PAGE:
Inspiration from the past, and all the stuff I didn’t think I wanted to learn

 (Photo by me.)
(Photo by me.)

So this week I’ve been plotting like mad, and the new book has required me to create not only the regular kind of things for a book (overall plot and characters, romantic and character arches, etc), but also something more: I’ve had to create the entire world my story takes place in, down to planets and their resources, the gov’t systems controlling those planets, and potential political issues.  It’s been crazy, but a lot of fun too.

And as I’ve been considering starting a rebellion and a war in my new solar system, I’ve considered how much I owe my ability to do so to two high school social studies teachers: Mr. Tietzen and Mr. Long. These men had very different styles, and how they taught their subjects, covering history, political systems, current events, and position papers was also very different, but both of them have contributed to my new world, and I thought how thankful I am they taught me all of that.

One of the projects Mr. Tietzen gave us was, coincidentally, invent your own country. You were given basic guidelines (like about resources, etc), but then you had to come up with all of the rest of the information, like political system, values, exports, flag, etc. Yeah, I’m betting you can see how useful that was. (Just of note, I can still remember the name of my country: Elephanté, and yes, it did have an elephant on the flag.) 😉

Mr. Long taught me a lot more, probably some of the best things I first learned about writing and a position paper, current events, and his favorite: watching and learning about history and political events on the spectrum of the rise and fall of three primary elements. These were: individualism, egalitarianism, and nationalism (and if I’ve forgotten one, it’s not his fault, totally mine!)  You wouldn’t believe how important this, as well as considering the causes and repercussions of both the French Revolution and World War I, is to my development of this new world.

The other teacher who has to get a shout out and who I’ve drawn on is my Classics 101 prof, who sadly I can’t recall the name, but who let me focus my entire paper on how pirates brought about the fall of the Roman Empire.  And yes, this too plays into the creation of my new world.

All of which made me think how much we can draw upon what we know, and how sometimes, we hit on something that really is intended for us, something that makes use of what we know and what we love. And if we’re writers, sometimes it means we get to create that perfect symmetry. In my case, I think it’s going to turn into a space opera romance; I’m terrified and tremendously excited all at once. 🙂

So now to you: have you ever found something you’re doing in your current life makes you draw on things you never thought you’d find useful in your past? Maybe that one thing you didn’t even want to learn?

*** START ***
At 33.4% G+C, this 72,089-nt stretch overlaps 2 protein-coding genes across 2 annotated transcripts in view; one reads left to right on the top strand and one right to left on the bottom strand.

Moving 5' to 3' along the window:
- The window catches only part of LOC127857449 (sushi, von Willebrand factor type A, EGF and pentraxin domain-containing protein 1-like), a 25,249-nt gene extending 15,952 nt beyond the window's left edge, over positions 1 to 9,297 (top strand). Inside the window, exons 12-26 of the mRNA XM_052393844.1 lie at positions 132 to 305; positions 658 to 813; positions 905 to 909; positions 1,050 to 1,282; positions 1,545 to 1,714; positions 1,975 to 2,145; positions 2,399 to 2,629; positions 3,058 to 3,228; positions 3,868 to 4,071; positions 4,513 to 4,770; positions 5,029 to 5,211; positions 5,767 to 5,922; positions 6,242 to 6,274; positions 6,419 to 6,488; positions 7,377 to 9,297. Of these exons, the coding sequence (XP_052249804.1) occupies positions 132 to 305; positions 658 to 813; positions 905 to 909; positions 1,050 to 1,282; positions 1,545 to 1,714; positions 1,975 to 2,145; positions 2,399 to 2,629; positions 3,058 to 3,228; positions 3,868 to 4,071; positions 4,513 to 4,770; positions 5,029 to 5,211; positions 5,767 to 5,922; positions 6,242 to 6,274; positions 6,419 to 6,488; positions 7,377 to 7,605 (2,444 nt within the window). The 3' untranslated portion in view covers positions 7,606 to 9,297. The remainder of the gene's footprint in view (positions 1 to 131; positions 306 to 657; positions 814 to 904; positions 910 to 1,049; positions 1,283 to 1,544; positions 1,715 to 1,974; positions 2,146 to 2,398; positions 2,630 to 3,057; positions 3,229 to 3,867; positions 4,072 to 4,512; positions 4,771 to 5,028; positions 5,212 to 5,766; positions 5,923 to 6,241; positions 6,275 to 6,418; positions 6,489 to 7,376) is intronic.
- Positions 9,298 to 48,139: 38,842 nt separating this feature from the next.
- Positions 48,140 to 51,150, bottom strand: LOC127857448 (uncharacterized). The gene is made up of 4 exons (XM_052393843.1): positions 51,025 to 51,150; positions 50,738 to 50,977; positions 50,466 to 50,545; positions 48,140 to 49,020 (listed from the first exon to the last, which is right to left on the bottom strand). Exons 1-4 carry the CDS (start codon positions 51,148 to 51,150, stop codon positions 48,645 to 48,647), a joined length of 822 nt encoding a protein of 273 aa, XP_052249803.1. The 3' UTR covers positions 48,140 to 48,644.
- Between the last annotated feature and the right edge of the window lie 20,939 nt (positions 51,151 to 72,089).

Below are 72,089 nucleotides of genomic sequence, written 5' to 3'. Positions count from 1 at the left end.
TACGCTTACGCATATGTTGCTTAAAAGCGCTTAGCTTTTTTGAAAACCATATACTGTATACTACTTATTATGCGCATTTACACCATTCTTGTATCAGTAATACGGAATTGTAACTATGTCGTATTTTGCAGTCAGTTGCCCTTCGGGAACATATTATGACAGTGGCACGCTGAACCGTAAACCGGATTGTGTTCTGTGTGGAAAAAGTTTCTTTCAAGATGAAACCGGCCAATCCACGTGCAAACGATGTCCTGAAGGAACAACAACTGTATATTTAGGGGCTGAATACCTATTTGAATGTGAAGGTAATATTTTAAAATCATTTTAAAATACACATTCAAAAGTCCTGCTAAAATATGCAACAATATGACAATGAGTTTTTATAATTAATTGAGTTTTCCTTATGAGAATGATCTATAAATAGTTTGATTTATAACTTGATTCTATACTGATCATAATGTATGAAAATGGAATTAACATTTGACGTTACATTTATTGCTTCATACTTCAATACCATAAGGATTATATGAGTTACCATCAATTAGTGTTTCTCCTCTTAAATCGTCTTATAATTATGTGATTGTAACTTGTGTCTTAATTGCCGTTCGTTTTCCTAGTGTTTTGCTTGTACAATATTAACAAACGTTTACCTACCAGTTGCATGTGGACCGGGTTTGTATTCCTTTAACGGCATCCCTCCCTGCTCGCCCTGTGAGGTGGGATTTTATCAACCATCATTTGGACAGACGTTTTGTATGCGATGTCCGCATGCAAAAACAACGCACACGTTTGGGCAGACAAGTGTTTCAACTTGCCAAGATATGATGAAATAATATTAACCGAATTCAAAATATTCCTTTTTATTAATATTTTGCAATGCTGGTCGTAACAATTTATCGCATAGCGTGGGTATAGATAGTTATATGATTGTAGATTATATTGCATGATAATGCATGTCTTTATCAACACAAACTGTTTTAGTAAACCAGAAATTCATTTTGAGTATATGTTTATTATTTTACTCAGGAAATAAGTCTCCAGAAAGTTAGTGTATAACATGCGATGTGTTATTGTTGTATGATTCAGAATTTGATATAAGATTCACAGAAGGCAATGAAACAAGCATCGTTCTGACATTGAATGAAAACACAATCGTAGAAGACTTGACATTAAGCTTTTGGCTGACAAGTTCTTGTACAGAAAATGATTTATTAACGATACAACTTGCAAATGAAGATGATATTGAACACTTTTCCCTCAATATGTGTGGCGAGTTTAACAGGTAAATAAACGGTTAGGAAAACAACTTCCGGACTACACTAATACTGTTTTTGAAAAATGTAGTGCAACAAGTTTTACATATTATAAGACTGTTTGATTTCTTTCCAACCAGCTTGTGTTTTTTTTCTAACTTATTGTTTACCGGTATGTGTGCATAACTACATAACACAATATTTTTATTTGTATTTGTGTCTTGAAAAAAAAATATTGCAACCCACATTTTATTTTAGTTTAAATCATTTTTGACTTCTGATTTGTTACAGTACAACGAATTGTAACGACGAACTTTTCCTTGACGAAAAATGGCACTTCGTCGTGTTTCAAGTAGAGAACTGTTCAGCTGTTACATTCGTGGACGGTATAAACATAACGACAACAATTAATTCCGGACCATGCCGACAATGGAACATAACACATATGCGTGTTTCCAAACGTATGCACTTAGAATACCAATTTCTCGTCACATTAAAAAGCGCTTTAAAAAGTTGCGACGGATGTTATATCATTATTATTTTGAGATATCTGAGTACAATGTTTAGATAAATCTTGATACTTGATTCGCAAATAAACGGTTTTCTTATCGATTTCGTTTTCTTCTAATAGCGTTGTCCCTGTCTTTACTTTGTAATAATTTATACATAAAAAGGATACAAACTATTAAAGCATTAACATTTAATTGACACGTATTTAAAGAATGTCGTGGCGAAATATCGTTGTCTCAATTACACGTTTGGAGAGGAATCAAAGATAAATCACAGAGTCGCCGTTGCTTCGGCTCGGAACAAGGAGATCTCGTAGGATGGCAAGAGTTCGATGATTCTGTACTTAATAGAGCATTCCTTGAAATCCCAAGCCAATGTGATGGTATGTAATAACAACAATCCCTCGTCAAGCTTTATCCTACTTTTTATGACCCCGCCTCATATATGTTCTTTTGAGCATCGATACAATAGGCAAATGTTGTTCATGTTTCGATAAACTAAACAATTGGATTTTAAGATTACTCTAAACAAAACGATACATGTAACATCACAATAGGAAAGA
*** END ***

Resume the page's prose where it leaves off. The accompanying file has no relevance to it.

Thanks for reading, and wishing you all a great week and happy writing out there! 🙂


Fresh New Idea

So I have a new idea for  story cooking in my head. This past week has generally been one of those good news-bad news kind of weeks, and the WIP I was working on isn’t working. And I don’t mean a little difficulty, I mean it’s not moving forward.

I have therefore given myself permission to start work on something new and come back to the other WIP at another point. Perhaps the distance and time will provide some added perspective I haven’t thought of yet. But of course, this means I have to figure out how to develop what is essentially little more than an idea into something that might become a story.

For me, I often get a character come into my head first, a character looking for a story. Since I right romance, the next step is trying to find a partner for the initial character who will eventually become the secondary lead. Beginning the story this way means that the path of the story generally comes through the overall character arch I want the character(s) to follow and achieve.

This latest book is different. Yes, there’s definitely a character, but she came with a whole world of her own, something crazy and strange, but filled with my favorite things. 🙂

How then, to develop this?

My first step was to write down as much as I knew about the story as it first came to me, because it came to me all in a rush and thunder.  Bizarrely, there are even images associated with this story in terms of setting, which is unusual because I don’t think much about images, but there it is.

The next step for me is developing and nurturing this idea into something real. I have a couple of my favorite books help me out with this, including tips from James Scott Bell. I free-write on the idea, fleshing it out, deciding what it is I love about it and why others would love it. This time I also really want to focus on why this book is unique, and how it will be accessible for readers. Plus, I think I need to give some time to the back-story just so I know what’s true for this world, even if much of that detail never makes it into the primary story.